Fees add up to 2% to cost of buy-to-let mortgages
Research from specialist broker Mortgages for Business highlights the fact that the headline rates charged on buy-to-let mortgages, which have been falling in recent months, can be misleading, and urges landlords to look at the bigger picture.
The research reveals that average annual fees peaked in 2010, when they added 0.66% to the average annual cost of buying-to-let – this figure has since fallen to 0.57%.
However, the impact of fees varies widely from deal to deal, with the biggest impact falling on the shortest-term arrangements, usually two-year deals.
In 2010 fees added over 1.13% to the average cost of a two-year fixed rate, discount or tracker, falling to 0.85% on average now.
results were revealed in 12 indices which track the average buy to let mortgage costs of two, three and five year fixed rate and discounted/tracker mortgage products at 65% and 75% loan to value (LTV), and the data was extracted from details of more than 16,000 buy-to-let mortgage products from 2008 onwards.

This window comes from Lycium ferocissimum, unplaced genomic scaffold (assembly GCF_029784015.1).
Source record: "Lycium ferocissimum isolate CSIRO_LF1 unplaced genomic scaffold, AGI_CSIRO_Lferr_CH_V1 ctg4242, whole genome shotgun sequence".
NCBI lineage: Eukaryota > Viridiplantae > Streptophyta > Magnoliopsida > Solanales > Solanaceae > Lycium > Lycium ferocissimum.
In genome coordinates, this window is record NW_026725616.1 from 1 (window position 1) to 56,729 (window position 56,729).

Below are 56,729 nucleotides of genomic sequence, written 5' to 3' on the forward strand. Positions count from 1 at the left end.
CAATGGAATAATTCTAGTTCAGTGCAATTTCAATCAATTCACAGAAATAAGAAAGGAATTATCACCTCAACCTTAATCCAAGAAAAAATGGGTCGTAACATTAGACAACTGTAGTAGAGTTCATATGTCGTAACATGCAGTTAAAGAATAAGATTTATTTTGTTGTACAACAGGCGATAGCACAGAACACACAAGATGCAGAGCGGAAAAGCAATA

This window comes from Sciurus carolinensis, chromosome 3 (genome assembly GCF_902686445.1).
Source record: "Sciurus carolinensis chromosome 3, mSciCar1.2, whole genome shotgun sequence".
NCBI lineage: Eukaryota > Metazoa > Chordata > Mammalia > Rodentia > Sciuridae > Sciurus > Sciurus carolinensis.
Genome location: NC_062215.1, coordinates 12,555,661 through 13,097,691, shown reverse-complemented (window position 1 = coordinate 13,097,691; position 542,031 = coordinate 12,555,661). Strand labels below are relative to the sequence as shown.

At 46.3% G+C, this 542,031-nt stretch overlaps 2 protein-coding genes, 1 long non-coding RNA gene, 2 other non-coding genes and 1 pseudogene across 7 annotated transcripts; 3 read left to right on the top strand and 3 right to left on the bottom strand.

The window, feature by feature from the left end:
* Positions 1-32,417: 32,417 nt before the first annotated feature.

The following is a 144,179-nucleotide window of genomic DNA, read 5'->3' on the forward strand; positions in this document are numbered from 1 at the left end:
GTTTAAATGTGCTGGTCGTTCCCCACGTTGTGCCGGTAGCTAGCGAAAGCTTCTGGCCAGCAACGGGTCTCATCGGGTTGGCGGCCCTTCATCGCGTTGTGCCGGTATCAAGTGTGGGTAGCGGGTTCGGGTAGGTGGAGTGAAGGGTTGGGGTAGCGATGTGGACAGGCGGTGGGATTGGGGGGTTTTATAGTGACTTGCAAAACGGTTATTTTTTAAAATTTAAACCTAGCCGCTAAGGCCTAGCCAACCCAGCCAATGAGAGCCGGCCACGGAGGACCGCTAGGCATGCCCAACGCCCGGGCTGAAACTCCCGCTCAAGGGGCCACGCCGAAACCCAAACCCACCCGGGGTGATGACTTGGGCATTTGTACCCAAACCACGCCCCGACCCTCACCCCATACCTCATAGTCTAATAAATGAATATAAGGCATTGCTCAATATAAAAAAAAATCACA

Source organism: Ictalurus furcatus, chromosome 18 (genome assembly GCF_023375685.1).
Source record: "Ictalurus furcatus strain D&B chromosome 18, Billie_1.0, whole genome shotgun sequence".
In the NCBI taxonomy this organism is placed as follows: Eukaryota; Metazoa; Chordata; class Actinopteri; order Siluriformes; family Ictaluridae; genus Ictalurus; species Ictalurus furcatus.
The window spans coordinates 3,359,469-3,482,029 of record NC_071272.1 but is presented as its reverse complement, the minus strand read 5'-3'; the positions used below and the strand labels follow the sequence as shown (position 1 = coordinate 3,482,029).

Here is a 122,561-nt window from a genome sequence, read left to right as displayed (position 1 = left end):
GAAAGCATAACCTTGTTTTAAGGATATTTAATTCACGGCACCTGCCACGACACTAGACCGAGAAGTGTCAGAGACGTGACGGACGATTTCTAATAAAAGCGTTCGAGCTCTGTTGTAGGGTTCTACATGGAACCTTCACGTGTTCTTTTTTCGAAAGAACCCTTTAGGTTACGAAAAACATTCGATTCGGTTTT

David Whittaker, managing director of Mortgages for Business said:
“By including fees we have produced indices that more accurately reflect the costs of taking on a buy-to-let mortgage without the distortions caused by the way lenders structure fees on products to meet marketing requirements.
“Lender arrangement fees vary enormously. Some products carry a flat fee but most have percentage fees which can be in excess of 3%. This can make headline rates extremely misleading.”
Mortgages for Business points to the example of one of the lowest headline rates currently available, a two-year fixed rate charged at 2.74% offered by The Mortgage Works. This comes with a substantial arrangement fee of 3.5% of the loan size, pushing the annual percentage rate (APR) calculated over the life of the loan to 5.1%.
However, Mortgages for Business calculates that the true cost of this deal over two years as 4.81%, which is still cheaper than TMW’s reversionary rate of 4.99%. Therefore, the report suggests that using the APR as an overall cost for comparison, as legislated by the regulator, doesn’t particularly help borrowers understand the true costs involved because it fails to recognise the incentive to borrowers to remortgage at the end of the fixed rate / discount period.
The research revealed that buy-to-let mortgage rates available to borrowers have been reducing steadily since 2008, which is good news for investors.